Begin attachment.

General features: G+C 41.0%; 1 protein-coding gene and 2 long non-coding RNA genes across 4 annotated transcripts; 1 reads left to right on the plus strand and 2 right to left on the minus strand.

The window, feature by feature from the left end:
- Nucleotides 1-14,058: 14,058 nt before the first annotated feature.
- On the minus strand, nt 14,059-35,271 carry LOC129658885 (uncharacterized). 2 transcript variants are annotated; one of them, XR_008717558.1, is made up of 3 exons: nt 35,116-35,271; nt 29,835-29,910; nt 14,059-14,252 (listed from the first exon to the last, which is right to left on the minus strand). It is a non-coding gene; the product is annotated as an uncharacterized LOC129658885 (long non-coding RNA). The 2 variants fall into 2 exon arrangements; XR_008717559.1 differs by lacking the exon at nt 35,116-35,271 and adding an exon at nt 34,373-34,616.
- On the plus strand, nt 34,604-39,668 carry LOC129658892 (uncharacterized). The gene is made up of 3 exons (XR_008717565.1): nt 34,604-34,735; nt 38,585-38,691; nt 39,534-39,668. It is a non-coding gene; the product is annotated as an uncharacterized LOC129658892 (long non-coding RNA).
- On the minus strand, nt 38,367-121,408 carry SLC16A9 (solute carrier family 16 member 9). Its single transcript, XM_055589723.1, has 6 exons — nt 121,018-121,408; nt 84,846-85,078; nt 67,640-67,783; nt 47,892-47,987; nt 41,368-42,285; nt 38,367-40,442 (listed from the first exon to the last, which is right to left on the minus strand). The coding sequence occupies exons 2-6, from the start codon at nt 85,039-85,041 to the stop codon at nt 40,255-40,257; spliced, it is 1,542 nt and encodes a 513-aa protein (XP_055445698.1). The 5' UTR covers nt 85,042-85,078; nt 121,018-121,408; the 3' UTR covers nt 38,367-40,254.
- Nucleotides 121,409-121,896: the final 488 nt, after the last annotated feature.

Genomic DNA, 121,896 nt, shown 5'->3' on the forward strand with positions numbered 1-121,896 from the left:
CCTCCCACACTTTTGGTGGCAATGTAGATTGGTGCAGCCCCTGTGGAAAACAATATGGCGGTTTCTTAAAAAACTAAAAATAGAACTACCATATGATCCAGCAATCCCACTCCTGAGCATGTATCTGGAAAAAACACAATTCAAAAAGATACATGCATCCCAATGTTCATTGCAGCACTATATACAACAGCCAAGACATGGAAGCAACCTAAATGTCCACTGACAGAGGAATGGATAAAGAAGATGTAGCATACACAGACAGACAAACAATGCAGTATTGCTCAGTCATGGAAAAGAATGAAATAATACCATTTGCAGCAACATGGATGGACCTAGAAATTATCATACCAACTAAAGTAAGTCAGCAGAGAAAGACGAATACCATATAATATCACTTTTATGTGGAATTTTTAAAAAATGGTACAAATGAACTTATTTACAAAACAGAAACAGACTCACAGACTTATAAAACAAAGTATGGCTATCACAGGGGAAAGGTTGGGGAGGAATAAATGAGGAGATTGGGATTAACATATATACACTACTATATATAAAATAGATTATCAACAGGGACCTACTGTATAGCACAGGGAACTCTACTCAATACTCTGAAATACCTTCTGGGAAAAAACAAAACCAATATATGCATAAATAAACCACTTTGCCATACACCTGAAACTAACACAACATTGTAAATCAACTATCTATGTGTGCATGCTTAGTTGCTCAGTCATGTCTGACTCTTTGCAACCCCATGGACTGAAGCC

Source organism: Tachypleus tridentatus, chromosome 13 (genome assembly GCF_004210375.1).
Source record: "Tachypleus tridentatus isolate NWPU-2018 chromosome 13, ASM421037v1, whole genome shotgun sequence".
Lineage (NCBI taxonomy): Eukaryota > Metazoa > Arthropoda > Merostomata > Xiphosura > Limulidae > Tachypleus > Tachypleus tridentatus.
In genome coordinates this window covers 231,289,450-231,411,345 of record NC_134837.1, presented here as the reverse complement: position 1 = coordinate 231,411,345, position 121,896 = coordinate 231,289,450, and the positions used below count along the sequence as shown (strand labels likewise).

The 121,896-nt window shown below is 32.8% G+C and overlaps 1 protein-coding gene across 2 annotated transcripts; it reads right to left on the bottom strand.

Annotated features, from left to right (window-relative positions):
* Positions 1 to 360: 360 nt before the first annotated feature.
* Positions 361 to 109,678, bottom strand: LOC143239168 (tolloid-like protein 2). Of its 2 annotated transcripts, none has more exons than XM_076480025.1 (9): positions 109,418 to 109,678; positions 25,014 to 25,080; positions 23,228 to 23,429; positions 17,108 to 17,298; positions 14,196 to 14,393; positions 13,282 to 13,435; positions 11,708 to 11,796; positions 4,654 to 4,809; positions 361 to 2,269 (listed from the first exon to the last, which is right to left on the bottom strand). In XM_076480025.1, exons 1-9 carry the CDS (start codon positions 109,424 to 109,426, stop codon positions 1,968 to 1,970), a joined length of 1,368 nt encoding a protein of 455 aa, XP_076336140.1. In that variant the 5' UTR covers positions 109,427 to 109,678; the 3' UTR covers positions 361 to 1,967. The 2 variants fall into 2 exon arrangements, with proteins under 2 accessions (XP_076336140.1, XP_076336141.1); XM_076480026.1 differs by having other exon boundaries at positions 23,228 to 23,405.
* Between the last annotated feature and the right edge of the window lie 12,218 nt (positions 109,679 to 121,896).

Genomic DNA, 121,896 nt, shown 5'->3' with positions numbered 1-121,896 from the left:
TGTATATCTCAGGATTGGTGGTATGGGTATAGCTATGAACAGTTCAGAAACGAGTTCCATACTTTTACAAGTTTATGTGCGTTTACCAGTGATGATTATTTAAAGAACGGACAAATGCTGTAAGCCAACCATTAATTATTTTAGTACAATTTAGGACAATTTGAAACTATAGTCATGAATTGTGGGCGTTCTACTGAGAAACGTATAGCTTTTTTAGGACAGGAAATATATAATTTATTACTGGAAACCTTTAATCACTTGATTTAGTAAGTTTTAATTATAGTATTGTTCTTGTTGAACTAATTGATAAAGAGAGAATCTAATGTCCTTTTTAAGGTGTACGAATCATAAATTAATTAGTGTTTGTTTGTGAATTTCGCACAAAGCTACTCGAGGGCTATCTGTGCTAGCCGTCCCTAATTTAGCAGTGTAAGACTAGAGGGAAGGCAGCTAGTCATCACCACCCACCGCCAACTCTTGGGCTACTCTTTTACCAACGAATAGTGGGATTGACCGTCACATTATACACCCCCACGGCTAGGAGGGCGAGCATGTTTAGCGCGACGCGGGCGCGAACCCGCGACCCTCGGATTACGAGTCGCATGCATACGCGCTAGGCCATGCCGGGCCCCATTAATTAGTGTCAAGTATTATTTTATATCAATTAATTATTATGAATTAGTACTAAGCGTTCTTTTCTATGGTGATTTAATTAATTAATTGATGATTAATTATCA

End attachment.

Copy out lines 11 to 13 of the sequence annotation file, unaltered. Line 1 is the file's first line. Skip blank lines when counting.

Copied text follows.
Source record: "Tachypleus tridentatus isolate NWPU-2018 chromosome 13, ASM421037v1, whole genome shotgun sequence".
Lineage (NCBI taxonomy): Eukaryota > Metazoa > Arthropoda > Merostomata > Xiphosura > Limulidae > Tachypleus > Tachypleus tridentatus.
In genome coordinates this window covers 231,289,450-231,411,345 of record NC_134837.1, presented here as the reverse complement: position 1 = coordinate 231,411,345, position 121,896 = coordinate 231,289,450, and the positions used below count along the sequence as shown (strand labels likewise).